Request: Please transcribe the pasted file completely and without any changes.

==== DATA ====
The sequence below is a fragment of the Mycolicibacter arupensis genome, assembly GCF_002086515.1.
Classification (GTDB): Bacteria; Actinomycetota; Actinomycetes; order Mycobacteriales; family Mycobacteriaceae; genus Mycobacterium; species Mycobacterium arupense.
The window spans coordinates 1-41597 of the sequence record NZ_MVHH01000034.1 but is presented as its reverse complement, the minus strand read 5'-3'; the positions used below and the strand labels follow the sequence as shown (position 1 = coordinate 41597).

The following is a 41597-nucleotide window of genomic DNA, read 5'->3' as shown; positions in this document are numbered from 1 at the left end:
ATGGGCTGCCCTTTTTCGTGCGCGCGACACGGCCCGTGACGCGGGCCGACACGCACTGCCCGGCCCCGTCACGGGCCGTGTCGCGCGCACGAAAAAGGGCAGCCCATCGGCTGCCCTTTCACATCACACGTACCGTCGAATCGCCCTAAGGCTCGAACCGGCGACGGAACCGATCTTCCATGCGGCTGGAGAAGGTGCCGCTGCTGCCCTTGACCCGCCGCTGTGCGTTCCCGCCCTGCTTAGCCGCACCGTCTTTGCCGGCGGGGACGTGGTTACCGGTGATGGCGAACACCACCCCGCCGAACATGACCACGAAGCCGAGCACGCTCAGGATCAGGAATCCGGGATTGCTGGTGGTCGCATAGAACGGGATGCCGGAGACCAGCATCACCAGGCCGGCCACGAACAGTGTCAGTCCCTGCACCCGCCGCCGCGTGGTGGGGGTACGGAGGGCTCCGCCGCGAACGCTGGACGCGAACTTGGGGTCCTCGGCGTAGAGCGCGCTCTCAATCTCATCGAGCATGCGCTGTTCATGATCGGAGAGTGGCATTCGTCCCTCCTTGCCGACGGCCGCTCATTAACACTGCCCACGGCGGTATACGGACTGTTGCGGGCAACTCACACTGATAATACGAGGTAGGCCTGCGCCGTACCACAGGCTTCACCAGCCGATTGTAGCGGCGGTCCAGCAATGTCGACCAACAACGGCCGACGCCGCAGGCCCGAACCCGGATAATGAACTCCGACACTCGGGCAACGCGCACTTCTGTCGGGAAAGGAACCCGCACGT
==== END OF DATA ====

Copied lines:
The sequence below is a fragment of the Mycolicibacter arupensis genome, assembly GCF_002086515.1.
Classification (GTDB): Bacteria; Actinomycetota; Actinomycetes; order Mycobacteriales; family Mycobacteriaceae; genus Mycobacterium; species Mycobacterium arupense.
The window spans coordinates 1-41597 of the sequence record NZ_MVHH01000034.1 but is presented as its reverse complement, the minus strand read 5'-3'; the positions used below and the strand labels follow the sequence as shown (position 1 = coordinate 41597).

The following is a 41597-nucleotide window of genomic DNA, read 5'->3' as shown; positions in this document are numbered from 1 at the left end:
ATGGGCTGCCCTTTTTCGTGCGCGCGACACGGCCCGTGACGCGGGCCGACACGCACTGCCCGGCCCCGTCACGGGCCGTGTCGCGCGCACGAAAAAGGGCAGCCCATCGGCTGCCCTTTCACATCACACGTACCGTCGAATCGCCCTAAGGCTCGAACCGGCGACGGAACCGATCTTCCATGCGGCTGGAGAAGGTGCCGCTGCTGCCCTTGACCCGCCGCTGTGCGTTCCCGCCCTGCTTAGCCGCACCGTCTTTGCCGGCGGGGACGTGGTTACCGGTGATGGCGAACACCACCCCGCCGAACATGACCACGAAGCCGAGCACGCTCAGGATCAGGAATCCGGGATTGCTGGTGGTCGCATAGAACGGGATGCCGGAGACCAGCATCACCAGGCCGGCCACGAACAGTGTCAGTCCCTGCACCCGCCGCCGCGTGGTGGGGGTACGGAGGGCTCCGCCGCGAACGCTGGACGCGAACTTGGGGTCCTCGGCGTAGAGCGCGCTCTCAATCTCATCGAGCATGCGCTGTTCATGATCGGAGAGTGGCATTCGTCCCTCCTTGCCGACGGCCGCTCATTAACACTGCCCACGGCGGTATACGGACTGTTGCGGGCAACTCACACTGATAATACGAGGTAGGCCTGCGCCGTACCACAGGCTTCACCAGCCGATTGTAGCGGCGGTCCAGCAATGTCGACCAACAACGGCCGACGCCGCAGGCCCGAACCCGGATAATGAACTCCGACACTCGGGCAACGCGCACTTCTGTCGGGAAAGGAACCCGCACGT